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TECHNICAL PAPERS

Surface Tension Measurement at High Temperatures by using Dynamics of Melt Flow

[+] Author and Article Information
A. Moradian1

Centre for Advanced Coating Technologies, Department of Mechanical & Industrial Engineering, University of Toronto, Toronto, ON, M5S 3G8, Canada

J. Mostaghimi

Centre for Advanced Coating Technologies, Department of Mechanical & Industrial Engineering, University of Toronto, Toronto, ON, M5S 3G8, Canada

1

Corresponding author.

J. Fluids Eng 129(8), 991-1001 (Jan 25, 2007) (11 pages) doi:10.1115/1.2746918 History: Received September 29, 2006; Revised January 25, 2007

Surface tension of melts at high temperature has significant effects on different industrial processes. In a new containerless method for surface tension measurement, an atmospheric radio-frequency inductively coupled plasma melts metallic or ceramic rods and a high-speed charge-coupled device records the drop formation caused by melting. Pendant drops produced by the melt flow are compared with the theoretical Young–Laplace (YL) profiles. Moreover, the dynamics of the melt flow is mimicked by using numerical simulations of drop injection from a nozzle. The numerical model solves the axisymmetric Navier–Stokes equations for both the melt and the surrounding gas by using the finite volume method. Since the YL equations provide theoretical pendant drop profiles based on an inviscid quasiequilibrium condition, a detailed study of the differences between experimental, numerical, and theoretical profiles demonstrates some of the hydrodynamic effects influencing the surface tension measurement methods, which are based on drop profiles. Results from this surface tension measurement method, in addition to a discussion on the hydrodynamic effects, are presented.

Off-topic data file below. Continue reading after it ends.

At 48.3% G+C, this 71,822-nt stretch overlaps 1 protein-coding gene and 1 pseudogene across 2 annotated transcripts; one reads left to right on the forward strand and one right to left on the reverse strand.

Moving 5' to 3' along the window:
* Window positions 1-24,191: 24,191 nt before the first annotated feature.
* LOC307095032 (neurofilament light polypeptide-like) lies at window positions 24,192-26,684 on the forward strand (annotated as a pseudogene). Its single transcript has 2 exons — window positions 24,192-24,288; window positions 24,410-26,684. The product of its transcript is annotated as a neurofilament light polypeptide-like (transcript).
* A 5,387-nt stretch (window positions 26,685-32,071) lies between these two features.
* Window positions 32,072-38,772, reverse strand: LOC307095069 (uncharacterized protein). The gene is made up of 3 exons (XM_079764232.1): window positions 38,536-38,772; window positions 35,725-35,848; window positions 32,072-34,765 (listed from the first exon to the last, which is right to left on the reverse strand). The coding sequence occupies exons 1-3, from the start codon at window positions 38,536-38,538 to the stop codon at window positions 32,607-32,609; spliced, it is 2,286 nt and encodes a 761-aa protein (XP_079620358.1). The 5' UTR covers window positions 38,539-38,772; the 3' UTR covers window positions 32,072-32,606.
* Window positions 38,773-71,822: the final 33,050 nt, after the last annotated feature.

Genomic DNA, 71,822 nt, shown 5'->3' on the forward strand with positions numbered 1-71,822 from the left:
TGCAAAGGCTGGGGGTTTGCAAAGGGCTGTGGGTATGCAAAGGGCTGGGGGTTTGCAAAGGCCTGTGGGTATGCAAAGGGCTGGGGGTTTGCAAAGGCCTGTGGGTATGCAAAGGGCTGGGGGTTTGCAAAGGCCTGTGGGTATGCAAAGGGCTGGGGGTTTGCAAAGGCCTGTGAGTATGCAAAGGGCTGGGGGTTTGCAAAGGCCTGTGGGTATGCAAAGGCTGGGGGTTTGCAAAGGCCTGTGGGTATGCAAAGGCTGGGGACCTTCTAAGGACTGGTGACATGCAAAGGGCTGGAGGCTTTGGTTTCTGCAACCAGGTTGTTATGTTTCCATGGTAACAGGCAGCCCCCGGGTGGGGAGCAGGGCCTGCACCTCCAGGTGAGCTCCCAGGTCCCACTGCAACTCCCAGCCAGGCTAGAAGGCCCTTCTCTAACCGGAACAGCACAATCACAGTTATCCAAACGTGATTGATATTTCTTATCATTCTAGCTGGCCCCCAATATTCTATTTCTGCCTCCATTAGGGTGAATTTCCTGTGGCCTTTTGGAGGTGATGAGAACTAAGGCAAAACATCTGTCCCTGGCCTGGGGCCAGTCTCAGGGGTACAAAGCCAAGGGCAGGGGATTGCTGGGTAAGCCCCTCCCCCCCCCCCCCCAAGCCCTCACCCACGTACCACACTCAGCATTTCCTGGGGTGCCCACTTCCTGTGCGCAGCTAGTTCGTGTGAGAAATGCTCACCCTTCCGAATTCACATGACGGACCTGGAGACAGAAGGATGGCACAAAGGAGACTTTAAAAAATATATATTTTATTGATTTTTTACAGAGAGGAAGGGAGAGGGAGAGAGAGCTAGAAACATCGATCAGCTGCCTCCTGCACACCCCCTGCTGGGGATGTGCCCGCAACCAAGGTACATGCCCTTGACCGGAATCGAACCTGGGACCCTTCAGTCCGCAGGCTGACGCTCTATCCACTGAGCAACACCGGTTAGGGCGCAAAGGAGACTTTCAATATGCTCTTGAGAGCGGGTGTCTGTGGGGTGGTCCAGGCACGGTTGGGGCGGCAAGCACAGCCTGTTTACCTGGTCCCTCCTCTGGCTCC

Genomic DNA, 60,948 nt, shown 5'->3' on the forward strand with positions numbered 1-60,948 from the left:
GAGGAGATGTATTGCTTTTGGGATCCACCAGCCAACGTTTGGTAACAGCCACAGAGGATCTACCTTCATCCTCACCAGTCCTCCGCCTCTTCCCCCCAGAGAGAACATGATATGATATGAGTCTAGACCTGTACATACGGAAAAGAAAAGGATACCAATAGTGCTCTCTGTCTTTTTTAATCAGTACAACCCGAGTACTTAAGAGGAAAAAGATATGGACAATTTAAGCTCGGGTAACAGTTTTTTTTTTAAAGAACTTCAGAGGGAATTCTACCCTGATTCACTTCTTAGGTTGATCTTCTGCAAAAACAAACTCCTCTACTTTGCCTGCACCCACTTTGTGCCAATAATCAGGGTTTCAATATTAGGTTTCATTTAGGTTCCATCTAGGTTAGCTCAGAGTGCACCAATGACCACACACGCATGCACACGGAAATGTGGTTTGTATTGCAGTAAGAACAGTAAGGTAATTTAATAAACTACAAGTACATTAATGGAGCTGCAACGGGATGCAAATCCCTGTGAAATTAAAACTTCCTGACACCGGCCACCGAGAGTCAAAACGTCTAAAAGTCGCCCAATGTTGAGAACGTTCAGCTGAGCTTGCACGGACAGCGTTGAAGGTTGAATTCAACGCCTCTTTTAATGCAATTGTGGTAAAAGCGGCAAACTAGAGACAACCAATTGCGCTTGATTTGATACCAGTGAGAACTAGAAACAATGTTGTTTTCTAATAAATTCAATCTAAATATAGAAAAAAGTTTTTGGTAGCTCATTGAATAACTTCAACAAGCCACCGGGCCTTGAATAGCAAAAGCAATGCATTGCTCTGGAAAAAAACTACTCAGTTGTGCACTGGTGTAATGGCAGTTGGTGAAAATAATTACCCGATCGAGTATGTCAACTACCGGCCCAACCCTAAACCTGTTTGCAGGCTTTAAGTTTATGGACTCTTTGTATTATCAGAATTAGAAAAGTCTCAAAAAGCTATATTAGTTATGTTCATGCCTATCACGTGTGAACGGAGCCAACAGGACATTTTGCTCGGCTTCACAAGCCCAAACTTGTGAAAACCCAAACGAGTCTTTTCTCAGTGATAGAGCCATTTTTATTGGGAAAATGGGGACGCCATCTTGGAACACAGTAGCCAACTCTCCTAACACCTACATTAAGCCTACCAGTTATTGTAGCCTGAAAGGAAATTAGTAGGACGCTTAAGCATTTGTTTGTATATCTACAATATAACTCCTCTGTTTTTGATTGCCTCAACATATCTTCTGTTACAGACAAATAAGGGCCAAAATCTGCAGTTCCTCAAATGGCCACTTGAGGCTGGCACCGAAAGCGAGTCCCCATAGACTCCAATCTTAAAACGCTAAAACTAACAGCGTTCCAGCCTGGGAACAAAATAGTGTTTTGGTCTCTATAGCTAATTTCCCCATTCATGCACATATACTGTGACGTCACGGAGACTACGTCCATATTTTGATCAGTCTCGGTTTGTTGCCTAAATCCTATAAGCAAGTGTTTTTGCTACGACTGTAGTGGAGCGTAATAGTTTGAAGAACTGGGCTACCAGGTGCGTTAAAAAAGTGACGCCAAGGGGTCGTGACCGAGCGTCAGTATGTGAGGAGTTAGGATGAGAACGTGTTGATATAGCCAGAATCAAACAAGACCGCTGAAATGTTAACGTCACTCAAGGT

Copyright © 2007 by American Society of Mechanical Engineers
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Figures

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Figure 1

Schematic of the experimental setup

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Figure 2

Schematic of the rf-ICP torch and the relative situation of samples

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Figure 3

Axial heating of a copper rod by rf-ICP

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Figure 4

Evolution of a PD of copper during the melting process

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Figure 5

Parameters for determining the profile of a PD

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Figure 6

Investigation of the symmetry for the drop during the formation

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Figure 7

Experimental and theoretical profiles of copper drop at different instances of time

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Figure 8

Surface tension calculated based on experimental profiles, results from DS, PD, and DW methods

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Figure 9

Surface tension of samples with different diameters calculated based on drop profiles

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Figure 10

Axisymmetric simulation of drop formation, results from numerical solution of full NS equations in cylindrical coordinates

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Figure 11

Profiles of the numerical drop

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Figure 12

Velocity field (a) and pressure contour (b) for a drop close to detachment time

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Figure 13

Average speed of the numerical drop. The speed includes the speed of all numerical cells containing the drop (defined in Eq. 12).

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Figure 14

Deviation of the numerical profile from quasiequilibrium condition during the drop formation

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Figure 15

Surface tension values based on fitting the YL and simulation profiles. Line: the input value for the simulation.

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Figure 16

Ratio of kinetic energy to surface energy for a numerical drop from formation to detachment. The kinetic energy was calculated based on the injection velocity.

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Figure 17

Effect of injecting flow on drop formation and surface tension measurement based on drop profiles, linear injection

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Figure 18

Effect of injecting flow on drop formation and surface tension measurement based on drop profiles, step injection

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